A kill switch is a security feature that every VPN should offer, as it disconnects you from the internet if your VPN connection drops. This prevents you from unknowingly continuing to browse the web without the protection of the VPN. FinchVPN fails to protect your IP address while you surf IPv6 sites, and it logs your IP address, which puts your privacy at risk.

If you’re looking for a VPN with the best security, I recommend ExpressVPN. It has a strict no-logs policy that’s been audited, a kill switch for Android, iOS, Windows, Macs, Linux, and even routers, and full leak protection.

Does FinchVPN offer a free VPN?

Yes, but it’s not very good. FinchVPN’s free plan only comes with a limited data cap and access to 3 servers in the US and Luxembourg. I normally don’t recommend that you use a free VPN because most of them lack basic security features, set a limit on how much data you can use, and have slower speeds.

If you’re only looking for a free VPN, Proton VPN has the best free plan on the market. It includes unlimited data, fast speeds, and excellent security features.

Does FinchVPN work with Netflix?

No, FinchVPN is not compatible with Netflix. My favorite VPN for streaming Netflix is ExpressVPN — it works with Netflix 100% of the time and has blazing-fast speeds. Plus, it has apps for all of the major apps, including smart TVs.

Is FinchVPN good for torrenting?

No, FinchVPN is unsafe for torrenting. It only allows P2P sharing on servers in the Netherlands, which means users outside of Europe will have much slower download speeds. But even worse, FinchVPN doesn’t have a kill switch and it logs your IP address

There are much better options for torrenting — I recommend ExpressVPN because it has advanced security, maintains faster speeds, and allows torrenting in 105 countries.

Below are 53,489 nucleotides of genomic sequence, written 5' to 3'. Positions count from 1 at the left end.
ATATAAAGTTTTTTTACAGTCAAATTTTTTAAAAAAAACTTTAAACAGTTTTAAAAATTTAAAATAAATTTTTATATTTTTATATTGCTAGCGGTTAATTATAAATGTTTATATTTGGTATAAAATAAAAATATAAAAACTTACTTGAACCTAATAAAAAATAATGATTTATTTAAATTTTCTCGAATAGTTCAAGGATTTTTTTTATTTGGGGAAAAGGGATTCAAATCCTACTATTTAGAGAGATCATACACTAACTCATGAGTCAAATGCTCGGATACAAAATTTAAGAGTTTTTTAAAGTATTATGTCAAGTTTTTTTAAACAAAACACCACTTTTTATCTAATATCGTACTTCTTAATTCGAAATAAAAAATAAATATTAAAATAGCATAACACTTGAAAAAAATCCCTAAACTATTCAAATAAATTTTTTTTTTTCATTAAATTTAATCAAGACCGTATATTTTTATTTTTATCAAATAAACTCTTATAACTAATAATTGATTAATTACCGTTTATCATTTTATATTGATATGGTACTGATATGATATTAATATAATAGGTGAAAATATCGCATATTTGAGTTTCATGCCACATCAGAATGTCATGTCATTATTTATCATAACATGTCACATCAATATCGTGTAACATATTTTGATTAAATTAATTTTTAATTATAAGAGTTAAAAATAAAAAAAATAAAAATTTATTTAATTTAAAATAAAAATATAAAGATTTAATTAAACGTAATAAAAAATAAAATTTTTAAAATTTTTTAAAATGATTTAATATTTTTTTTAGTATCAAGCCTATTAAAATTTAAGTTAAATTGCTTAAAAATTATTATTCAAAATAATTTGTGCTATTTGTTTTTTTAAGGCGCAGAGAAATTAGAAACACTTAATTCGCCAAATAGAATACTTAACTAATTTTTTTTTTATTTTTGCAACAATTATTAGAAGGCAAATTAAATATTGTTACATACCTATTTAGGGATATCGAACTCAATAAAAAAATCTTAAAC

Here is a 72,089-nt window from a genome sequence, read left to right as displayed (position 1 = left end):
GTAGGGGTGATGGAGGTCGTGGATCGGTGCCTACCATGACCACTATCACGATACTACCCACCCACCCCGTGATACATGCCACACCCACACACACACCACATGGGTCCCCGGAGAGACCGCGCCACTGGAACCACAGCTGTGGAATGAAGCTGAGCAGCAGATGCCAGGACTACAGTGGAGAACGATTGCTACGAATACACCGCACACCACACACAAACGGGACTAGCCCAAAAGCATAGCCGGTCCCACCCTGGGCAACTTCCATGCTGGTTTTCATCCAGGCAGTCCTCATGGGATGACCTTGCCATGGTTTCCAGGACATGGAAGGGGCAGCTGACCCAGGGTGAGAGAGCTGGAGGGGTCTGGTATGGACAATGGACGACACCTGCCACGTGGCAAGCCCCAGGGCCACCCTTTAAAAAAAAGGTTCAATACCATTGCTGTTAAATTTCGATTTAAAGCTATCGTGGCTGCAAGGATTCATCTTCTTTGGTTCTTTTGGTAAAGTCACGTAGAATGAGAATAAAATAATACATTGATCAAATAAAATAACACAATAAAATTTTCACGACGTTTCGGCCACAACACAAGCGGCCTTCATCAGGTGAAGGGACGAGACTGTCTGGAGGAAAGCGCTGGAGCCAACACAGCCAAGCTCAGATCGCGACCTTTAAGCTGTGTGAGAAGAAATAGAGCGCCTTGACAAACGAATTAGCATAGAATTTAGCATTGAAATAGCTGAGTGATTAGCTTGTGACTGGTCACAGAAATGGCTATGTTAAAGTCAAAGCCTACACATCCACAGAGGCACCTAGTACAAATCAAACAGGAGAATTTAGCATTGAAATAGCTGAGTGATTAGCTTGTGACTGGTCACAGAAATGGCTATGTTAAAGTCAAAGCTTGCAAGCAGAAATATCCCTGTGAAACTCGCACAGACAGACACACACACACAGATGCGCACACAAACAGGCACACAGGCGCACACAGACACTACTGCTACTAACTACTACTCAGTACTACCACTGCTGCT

FinchVPN Products & Pricing

$0.00 / month
Pro 12-month plan
$1.61 / month
Premier 12-month plan
$3.21 / month
Bottom Line

FinchVPN is an awful VPN and there are much better VPNs available on the market. While FinchVPN has good encryption (but not the best) and good speeds, there’s a very long list of drawbacks. For starters, it doesn’t have a kill switch, which is an essential security feature, it leaks IPv6 traffic, and it logs your IP address. FinchVPN also doesn’t work with any top streaming services, is unsafe for torrenting, is missing advanced features like RAM-only servers, and has a very small server network. Plus, it doesn’t have any native apps, its mobile apps don’t work, and it has terrible customer support platforms. FinchVPN allows just 1 connection, has a weak free plan, offers monthly and yearly paid plans, and doesn’t offer a money-back guarantee.

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About the Author

About the Author

Colin Thierry is a former cybersecurity researcher and journalist for SafetyDetectives who has written a wide variety of content for the web over the past 2 years. In his free time, he enjoys spending time outdoors, traveling, watching sports, and playing video games.

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Editors' Note: Intego, Private Internet Access, CyberGhost and ExpressVPN are owned by Kape Technologies, our parent company